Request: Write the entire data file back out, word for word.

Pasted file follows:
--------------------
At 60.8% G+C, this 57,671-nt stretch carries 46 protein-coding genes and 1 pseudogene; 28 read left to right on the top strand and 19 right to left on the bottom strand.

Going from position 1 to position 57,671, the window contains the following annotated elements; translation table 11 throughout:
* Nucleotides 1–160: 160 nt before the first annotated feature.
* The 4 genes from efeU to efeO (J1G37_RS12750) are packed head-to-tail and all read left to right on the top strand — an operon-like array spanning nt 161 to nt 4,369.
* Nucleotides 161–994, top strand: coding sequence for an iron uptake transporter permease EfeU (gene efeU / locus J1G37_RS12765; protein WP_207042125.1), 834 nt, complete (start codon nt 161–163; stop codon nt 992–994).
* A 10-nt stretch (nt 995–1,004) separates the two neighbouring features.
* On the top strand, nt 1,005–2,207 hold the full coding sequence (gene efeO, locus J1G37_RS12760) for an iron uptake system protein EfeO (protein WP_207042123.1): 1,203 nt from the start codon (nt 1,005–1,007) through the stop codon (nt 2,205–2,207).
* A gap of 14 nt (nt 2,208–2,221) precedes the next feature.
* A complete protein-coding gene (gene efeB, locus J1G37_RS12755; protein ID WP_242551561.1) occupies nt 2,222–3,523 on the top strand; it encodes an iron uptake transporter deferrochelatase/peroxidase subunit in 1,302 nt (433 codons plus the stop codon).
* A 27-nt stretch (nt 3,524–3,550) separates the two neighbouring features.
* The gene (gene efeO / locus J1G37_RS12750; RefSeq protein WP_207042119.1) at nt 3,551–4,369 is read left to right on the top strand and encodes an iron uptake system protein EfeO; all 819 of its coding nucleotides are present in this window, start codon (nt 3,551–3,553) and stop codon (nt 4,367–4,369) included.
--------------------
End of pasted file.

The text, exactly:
At 60.8% G+C, this 57,671-nt stretch carries 46 protein-coding genes and 1 pseudogene; 28 read left to right on the top strand and 19 right to left on the bottom strand.

Going from position 1 to position 57,671, the window contains the following annotated elements; translation table 11 throughout:
* Nucleotides 1–160: 160 nt before the first annotated feature.
* The 4 genes from efeU to efeO (J1G37_RS12750) are packed head-to-tail and all read left to right on the top strand — an operon-like array spanning nt 161 to nt 4,369.
* Nucleotides 161–994, top strand: coding sequence for an iron uptake transporter permease EfeU (gene efeU / locus J1G37_RS12765; protein WP_207042125.1), 834 nt, complete (start codon nt 161–163; stop codon nt 992–994).
* A 10-nt stretch (nt 995–1,004) separates the two neighbouring features.
* On the top strand, nt 1,005–2,207 hold the full coding sequence (gene efeO, locus J1G37_RS12760) for an iron uptake system protein EfeO (protein WP_207042123.1): 1,203 nt from the start codon (nt 1,005–1,007) through the stop codon (nt 2,205–2,207).
* A gap of 14 nt (nt 2,208–2,221) precedes the next feature.
* A complete protein-coding gene (gene efeB, locus J1G37_RS12755; protein ID WP_242551561.1) occupies nt 2,222–3,523 on the top strand; it encodes an iron uptake transporter deferrochelatase/peroxidase subunit in 1,302 nt (433 codons plus the stop codon).
* A 27-nt stretch (nt 3,524–3,550) separates the two neighbouring features.
* The gene (gene efeO / locus J1G37_RS12750; RefSeq protein WP_207042119.1) at nt 3,551–4,369 is read left to right on the top strand and encodes an iron uptake system protein EfeO; all 819 of its coding nucleotides are present in this window, start codon (nt 3,551–3,553) and stop codon (nt 4,367–4,369) included.